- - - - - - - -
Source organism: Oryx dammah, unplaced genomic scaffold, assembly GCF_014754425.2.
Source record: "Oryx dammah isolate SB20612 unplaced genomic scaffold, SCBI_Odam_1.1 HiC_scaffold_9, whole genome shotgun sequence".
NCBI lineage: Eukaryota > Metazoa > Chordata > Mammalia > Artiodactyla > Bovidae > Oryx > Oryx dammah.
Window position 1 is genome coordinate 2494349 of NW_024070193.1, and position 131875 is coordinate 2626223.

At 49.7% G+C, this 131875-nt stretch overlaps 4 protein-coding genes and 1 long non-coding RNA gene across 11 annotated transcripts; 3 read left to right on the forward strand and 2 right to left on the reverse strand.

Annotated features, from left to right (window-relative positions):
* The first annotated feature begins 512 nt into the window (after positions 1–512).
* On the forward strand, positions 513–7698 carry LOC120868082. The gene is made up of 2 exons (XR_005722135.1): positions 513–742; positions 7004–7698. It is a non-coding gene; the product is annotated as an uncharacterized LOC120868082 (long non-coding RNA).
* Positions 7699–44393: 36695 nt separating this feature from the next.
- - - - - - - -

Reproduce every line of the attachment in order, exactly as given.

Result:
Source organism: Oryx dammah, unplaced genomic scaffold, assembly GCF_014754425.2.
Source record: "Oryx dammah isolate SB20612 unplaced genomic scaffold, SCBI_Odam_1.1 HiC_scaffold_9, whole genome shotgun sequence".
NCBI lineage: Eukaryota > Metazoa > Chordata > Mammalia > Artiodactyla > Bovidae > Oryx > Oryx dammah.
Window position 1 is genome coordinate 2494349 of NW_024070193.1, and position 131875 is coordinate 2626223.

At 49.7% G+C, this 131875-nt stretch overlaps 4 protein-coding genes and 1 long non-coding RNA gene across 11 annotated transcripts; 3 read left to right on the forward strand and 2 right to left on the reverse strand.

Annotated features, from left to right (window-relative positions):
* The first annotated feature begins 512 nt into the window (after positions 1–512).
* On the forward strand, positions 513–7698 carry LOC120868082. The gene is made up of 2 exons (XR_005722135.1): positions 513–742; positions 7004–7698. It is a non-coding gene; the product is annotated as an uncharacterized LOC120868082 (long non-coding RNA).
* Positions 7699–44393: 36695 nt separating this feature from the next.